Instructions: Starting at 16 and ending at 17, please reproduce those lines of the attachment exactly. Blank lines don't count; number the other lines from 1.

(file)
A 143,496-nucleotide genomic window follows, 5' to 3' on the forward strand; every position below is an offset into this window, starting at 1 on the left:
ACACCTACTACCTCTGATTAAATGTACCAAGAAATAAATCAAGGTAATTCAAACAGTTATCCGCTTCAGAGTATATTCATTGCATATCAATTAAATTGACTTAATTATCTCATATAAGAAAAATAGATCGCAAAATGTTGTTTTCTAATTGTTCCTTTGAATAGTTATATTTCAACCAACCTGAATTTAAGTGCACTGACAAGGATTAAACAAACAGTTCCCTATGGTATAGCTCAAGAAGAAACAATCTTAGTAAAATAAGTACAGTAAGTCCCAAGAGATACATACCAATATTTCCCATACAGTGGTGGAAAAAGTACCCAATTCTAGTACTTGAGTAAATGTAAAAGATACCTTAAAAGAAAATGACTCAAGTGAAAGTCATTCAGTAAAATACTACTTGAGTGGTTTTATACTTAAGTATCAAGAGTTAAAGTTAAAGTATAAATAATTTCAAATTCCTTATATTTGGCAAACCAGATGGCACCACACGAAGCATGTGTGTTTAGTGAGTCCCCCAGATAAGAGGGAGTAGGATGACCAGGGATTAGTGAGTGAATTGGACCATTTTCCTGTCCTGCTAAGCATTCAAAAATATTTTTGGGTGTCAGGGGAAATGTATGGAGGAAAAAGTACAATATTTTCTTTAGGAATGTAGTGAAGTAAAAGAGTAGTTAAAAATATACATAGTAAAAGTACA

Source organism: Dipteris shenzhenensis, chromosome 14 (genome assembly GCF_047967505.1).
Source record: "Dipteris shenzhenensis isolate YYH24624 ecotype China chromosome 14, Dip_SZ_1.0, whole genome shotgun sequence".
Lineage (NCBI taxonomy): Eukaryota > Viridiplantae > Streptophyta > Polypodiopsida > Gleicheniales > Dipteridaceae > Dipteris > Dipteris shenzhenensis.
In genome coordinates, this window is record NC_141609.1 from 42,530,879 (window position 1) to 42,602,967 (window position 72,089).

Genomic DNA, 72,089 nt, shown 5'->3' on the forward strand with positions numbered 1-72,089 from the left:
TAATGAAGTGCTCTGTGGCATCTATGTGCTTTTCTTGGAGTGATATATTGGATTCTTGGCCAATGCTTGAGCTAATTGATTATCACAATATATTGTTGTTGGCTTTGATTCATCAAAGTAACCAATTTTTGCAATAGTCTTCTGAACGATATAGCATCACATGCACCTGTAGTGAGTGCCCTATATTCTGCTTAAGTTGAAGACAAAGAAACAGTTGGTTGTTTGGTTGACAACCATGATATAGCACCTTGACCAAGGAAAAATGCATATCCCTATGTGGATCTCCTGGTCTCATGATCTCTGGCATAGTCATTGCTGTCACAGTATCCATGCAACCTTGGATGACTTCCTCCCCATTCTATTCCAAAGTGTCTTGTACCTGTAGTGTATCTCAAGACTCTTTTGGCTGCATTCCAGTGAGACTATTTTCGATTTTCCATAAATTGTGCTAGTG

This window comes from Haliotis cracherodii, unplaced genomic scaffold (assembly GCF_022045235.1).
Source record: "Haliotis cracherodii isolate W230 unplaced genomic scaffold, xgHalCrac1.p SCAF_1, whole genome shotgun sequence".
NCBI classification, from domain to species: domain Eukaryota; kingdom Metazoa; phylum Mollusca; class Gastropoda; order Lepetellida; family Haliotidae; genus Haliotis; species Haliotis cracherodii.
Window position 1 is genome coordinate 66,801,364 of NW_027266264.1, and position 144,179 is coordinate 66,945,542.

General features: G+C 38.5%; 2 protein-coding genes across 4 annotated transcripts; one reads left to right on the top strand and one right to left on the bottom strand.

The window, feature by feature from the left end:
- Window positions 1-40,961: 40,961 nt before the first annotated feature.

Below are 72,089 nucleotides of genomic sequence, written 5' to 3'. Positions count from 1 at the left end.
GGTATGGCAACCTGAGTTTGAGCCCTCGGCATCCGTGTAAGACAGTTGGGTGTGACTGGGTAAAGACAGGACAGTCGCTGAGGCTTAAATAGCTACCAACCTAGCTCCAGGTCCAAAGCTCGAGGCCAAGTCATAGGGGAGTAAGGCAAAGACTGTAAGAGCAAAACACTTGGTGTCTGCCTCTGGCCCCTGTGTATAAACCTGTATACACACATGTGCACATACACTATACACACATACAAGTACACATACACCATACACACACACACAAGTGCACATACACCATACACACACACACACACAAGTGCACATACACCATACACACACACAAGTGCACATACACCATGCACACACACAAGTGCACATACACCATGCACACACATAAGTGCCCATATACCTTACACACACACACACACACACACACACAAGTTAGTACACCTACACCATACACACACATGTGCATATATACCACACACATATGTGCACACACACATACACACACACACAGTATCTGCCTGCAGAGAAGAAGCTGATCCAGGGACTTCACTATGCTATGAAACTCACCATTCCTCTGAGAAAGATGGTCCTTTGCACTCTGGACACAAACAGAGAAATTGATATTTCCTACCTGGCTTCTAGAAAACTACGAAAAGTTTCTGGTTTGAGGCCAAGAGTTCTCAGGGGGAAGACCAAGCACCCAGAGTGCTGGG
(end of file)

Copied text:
Below are 72,089 nucleotides of genomic sequence, written 5' to 3'. Positions count from 1 at the left end.
GGTATGGCAACCTGAGTTTGAGCCCTCGGCATCCGTGTAAGACAGTTGGGTGTGACTGGGTAAAGACAGGACAGTCGCTGAGGCTTAAATAGCTACCAACCTAGCTCCAGGTCCAAAGCTCGAGGCCAAGTCATAGGGGAGTAAGGCAAAGACTGTAAGAGCAAAACACTTGGTGTCTGCCTCTGGCCCCTGTGTATAAACCTGTATACACACATGTGCACATACACTATACACACATACAAGTACACATACACCATACACACACACACAAGTGCACATACACCATACACACACACACACACAAGTGCACATACACCATACACACACACAAGTGCACATACACCATGCACACACACAAGTGCACATACACCATGCACACACATAAGTGCCCATATACCTTACACACACACACACACACACACACACAAGTTAGTACACCTACACCATACACACACATGTGCATATATACCACACACATATGTGCACACACACATACACACACACACAGTATCTGCCTGCAGAGAAGAAGCTGATCCAGGGACTTCACTATGCTATGAAACTCACCATTCCTCTGAGAAAGATGGTCCTTTGCACTCTGGACACAAACAGAGAAATTGATATTTCCTACCTGGCTTCTAGAAAACTACGAAAAGTTTCTGGTTTGAGGCCAAGAGTTCTCAGGGGGAAGACCAAGCACCCAGAGTGCTGGG